South Africa saves 575 MW during Earth Hour


31 March 2014

South Africans saved a total 575 megawatts (MW) of electricity – enough electricity to power a city the size of Polokwane – during Earth Hour on Saturday night as the country joined in the global stand against climate change.

State electricity company Eskom measured the reduction in electricity used during Earth Hour against typical consumption for 8.30pm to 9.30pm on an average Saturday evening.

“Earth Hour affords all electricity users an opportunity to realise that it is in our power to save electricity and switch to more sustainable ways of living and doing business,” Andrew Etzinger, Eskom’s senior general manager for integrated demand management, said on Sunday.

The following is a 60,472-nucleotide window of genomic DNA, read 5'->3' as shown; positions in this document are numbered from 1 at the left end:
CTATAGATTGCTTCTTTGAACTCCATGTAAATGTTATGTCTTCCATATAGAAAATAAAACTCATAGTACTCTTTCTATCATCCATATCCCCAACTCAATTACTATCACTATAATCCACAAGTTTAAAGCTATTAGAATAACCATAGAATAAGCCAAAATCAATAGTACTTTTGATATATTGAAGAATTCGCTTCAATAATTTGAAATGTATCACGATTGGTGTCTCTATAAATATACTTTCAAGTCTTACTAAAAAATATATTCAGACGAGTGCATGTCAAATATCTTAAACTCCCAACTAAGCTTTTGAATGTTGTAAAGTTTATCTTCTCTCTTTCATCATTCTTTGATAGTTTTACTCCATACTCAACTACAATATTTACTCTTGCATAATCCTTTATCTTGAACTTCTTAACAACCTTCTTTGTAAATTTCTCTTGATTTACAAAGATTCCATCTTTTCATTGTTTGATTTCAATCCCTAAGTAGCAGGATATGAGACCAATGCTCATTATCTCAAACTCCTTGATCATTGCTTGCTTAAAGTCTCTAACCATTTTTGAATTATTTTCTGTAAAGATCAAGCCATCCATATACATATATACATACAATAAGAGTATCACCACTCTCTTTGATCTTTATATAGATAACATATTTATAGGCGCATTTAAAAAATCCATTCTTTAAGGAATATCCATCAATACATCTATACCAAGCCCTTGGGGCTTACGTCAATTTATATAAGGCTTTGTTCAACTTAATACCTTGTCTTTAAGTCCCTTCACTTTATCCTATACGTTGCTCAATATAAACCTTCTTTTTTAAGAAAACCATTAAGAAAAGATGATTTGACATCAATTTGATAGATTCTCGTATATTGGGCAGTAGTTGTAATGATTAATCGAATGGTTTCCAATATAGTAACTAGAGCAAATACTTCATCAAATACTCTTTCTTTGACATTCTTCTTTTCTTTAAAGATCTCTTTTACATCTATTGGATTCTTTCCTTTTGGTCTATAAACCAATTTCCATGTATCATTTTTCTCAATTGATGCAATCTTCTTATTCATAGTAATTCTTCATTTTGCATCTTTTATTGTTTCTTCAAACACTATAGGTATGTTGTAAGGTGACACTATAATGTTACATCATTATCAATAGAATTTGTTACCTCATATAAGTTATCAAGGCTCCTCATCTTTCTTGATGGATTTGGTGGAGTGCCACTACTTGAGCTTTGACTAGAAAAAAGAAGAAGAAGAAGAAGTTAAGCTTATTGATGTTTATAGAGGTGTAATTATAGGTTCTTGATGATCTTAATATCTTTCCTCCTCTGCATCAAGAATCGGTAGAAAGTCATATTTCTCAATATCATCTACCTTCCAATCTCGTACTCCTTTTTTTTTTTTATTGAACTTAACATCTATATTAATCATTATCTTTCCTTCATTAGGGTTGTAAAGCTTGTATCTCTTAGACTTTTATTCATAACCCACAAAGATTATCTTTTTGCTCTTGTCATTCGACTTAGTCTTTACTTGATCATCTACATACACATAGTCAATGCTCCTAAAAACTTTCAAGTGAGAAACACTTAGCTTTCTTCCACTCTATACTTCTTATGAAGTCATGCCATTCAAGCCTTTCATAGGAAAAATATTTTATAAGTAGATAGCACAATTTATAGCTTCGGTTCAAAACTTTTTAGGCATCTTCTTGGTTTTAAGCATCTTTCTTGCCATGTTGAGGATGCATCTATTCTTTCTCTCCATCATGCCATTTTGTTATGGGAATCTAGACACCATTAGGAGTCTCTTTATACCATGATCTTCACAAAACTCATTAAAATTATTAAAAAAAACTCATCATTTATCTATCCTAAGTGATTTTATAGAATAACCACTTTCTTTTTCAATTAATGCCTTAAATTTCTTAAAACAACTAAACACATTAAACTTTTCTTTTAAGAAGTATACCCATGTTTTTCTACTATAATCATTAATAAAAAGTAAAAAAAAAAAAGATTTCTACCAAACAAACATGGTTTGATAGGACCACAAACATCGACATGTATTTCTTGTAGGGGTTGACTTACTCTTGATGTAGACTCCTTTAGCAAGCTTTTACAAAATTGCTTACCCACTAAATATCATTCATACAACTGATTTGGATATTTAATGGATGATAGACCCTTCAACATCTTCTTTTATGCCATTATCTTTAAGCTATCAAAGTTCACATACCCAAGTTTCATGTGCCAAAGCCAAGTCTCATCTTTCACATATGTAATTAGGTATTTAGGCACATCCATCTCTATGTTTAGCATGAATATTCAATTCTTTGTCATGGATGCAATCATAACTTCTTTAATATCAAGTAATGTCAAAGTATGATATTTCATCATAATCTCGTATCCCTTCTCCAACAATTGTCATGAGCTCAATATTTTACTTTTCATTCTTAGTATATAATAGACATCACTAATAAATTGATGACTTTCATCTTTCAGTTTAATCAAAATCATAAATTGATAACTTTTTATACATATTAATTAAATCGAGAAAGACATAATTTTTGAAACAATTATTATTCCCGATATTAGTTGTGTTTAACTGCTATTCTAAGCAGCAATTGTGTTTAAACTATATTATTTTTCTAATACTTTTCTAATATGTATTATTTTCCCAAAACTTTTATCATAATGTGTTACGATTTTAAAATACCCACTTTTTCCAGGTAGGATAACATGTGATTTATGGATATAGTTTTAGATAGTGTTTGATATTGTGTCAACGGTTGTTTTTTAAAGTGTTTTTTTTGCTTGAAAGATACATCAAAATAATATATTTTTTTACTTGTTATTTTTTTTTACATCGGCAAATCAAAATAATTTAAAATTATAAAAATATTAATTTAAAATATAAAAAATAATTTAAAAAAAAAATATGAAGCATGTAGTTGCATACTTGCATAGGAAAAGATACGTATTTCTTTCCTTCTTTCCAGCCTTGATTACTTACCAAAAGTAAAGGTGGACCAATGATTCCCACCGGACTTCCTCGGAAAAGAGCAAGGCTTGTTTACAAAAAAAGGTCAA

“Individual actions have a collective impact; together, as a nation, we can leave a legacy of a healthy South Africa and a healthy planet,” Etzinger said.

Eskom also switched off non-essential lighting at all its offices around the country, except at strategic facilities for security reasons, for its contribution to Earth Hour.

In 2013, South Africans achieved a slightly higher average reduction on their electricity usage by saving 629MW.

Earth Hour started in Sydney, Australia in 2007, when 2.2-million people and more than 2 000 businesses turned their lights off for one hour to take a stand against climate change. Support for the initiative has increased each year.

Turning off the lights saves hundreds of tons of coal from being burned to produce electricity, so that less greenhouse gases are released into the atmosphere.